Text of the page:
Seattle: Glass Gardens and the Space Needle

Seattle with Mount Rainier in the distance (right).

I flew out of Boston before the sun was up. Hours later, there I looked out the airplane window to stare at volcanoes and amazing mountain vistas. Then I was in Seattle.

I took a shuttle to my hotel. I was packed in like a sardine with folks on their way to an Alaskan cruise. The driver immediately pegged me as not one about to depart upon a giant floating hotel to Alaska and gave me great advice about all kinds of amazing places to do street photography in Seattle. I wrote it all down and on some other trip I'll do it. I didn't end up doing any of it because I only had a day and a half and he gave me enough info for a week's trip.  I was dog tired before I even began the trip and decided to just give in to being a tourist instead of a traveler.

The Space Needle

The travel gods were with me because my hotel, in Seattle Center, ended up being right next to the Space Needle and they gave me a room with a window filled with the view of the it and the Dale Chihuly Museum. I spent my first hour in Seattle proper laying on the couch watching the elevators go up and down the Needle as I tried to summon the energy to actually do something (people don't realize that for someone who travels all the time, and is out hiking and photographing things all the time, I actually suffer from chronic fatigue). The sun emerged from clouds. I pulled myself off the couch and walked across the street and entered a dream land of glass work.

Dale Chihuly is one of my favorite artists. I am in awe of his skill with glass. He is a master of glasswork and using it to tell fanciful tales in color and light. Chihuly Garden and Glass is wonderland of masterworks. I think I walked around with my a jaw on the ground most of the time.

Dale Chihuly's baskets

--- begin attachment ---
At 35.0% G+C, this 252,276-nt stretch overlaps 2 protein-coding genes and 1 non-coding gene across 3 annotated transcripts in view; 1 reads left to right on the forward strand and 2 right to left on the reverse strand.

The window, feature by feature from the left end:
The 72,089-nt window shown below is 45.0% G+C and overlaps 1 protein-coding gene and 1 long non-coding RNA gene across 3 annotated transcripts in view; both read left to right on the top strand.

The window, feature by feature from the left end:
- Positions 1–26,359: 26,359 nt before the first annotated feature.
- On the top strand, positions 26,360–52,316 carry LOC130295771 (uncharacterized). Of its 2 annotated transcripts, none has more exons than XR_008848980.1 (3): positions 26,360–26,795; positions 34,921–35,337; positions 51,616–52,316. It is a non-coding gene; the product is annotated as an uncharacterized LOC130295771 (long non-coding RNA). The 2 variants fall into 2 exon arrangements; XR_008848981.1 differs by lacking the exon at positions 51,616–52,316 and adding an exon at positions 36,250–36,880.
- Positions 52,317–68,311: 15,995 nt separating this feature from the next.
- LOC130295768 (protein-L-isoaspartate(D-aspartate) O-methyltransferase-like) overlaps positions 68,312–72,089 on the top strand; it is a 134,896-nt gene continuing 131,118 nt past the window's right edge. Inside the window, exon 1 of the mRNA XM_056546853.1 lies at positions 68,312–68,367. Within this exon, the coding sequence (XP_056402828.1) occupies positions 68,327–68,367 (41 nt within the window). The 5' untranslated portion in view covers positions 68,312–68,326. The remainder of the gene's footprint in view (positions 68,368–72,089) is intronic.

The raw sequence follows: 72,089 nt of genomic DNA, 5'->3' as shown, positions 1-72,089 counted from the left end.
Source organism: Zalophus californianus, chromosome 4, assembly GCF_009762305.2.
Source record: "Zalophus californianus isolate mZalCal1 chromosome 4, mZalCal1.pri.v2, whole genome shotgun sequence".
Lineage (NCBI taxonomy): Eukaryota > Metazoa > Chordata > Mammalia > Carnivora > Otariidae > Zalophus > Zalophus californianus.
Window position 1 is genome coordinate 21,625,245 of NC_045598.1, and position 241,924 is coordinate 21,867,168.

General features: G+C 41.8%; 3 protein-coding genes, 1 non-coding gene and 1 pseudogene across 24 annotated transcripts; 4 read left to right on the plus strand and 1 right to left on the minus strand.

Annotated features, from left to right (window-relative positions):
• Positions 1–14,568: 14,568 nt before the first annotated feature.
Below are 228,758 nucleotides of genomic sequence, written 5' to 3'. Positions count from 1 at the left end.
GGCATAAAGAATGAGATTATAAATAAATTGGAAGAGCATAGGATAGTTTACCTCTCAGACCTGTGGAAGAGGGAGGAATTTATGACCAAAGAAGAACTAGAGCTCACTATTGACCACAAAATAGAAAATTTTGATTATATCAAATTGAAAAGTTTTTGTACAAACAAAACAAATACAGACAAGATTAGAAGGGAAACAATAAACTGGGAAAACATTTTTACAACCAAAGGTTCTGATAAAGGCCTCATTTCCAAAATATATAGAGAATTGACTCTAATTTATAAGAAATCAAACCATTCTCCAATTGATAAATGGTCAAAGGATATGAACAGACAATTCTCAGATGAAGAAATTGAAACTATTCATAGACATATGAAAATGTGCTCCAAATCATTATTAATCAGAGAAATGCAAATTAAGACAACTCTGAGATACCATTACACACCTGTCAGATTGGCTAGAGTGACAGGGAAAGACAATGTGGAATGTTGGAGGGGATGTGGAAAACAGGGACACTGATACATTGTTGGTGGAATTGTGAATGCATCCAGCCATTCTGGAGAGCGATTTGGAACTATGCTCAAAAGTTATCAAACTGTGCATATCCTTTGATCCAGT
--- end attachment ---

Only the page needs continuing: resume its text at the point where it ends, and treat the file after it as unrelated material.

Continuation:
First you encounter his baskets. These are early works based on the shapes and colors of Northwest Coast Indian basketry. They are subtle and beautiful. Then the next room you drop into the sea. His octopuses are delightful, playful, and a bit Cthulu-esque. Then you walk under the glass ceiling, every inch of which is a new discovery and a mind-bending riot of color like swimming along a coral reef upside down. The next room, the flower garden gallery, must be walked in circles and explored from every perspective. Then there are the hanging sculptures. My favorite is the red one. It is made of tubes of glass resembling red devil's tongues, winding snakes, or the licks of flame. You plunge from there to the white work, so delicate, then into his bowls that play with amazing color changing transparencies. Walk on. Walk into the Glass House and its glass flowers. Look up. Look around. Let awe fill you. And then wander into the garden with a million little wonders hiding among flowers and trees. This is environmental art done right. It all works. It looks as if the Earth is sprouted blown glass grass and blooming blown glass flowers. It is alien and familiar. As all art should be.

Dale Chihuly's Sea Life

A glass octopus. 

A garden of glass.

Dale Chihuly designed the glass house these glass flowers inhabit.

Detail of the glass flowers

The outdoor garden. I could have wandered here for days.

I didn't want to leave but eventually hunger sent me in search of a very late lunch. I had mediocre Mexican food. Then I walked next door and stood in the very long line to go to the observation tower of the Space Needle. The Space Needle was built for the 1962 World's Fair. It is 605 feet tall. It was built just as the space race set us on the path to landing on the moon. It was a look toward the future. Today, it gives you a look at the views of Seattle and the mountains around it. The best part of the view is seeing Mount Rainier looming just over Seattle's shoulder to the southeast.

The end of my day.

Not everything is perfect in this American city, like most cities. This was the view that greeted me below where the Space Needle looms. If I had a week in Seattle I would have explored its contradictions more.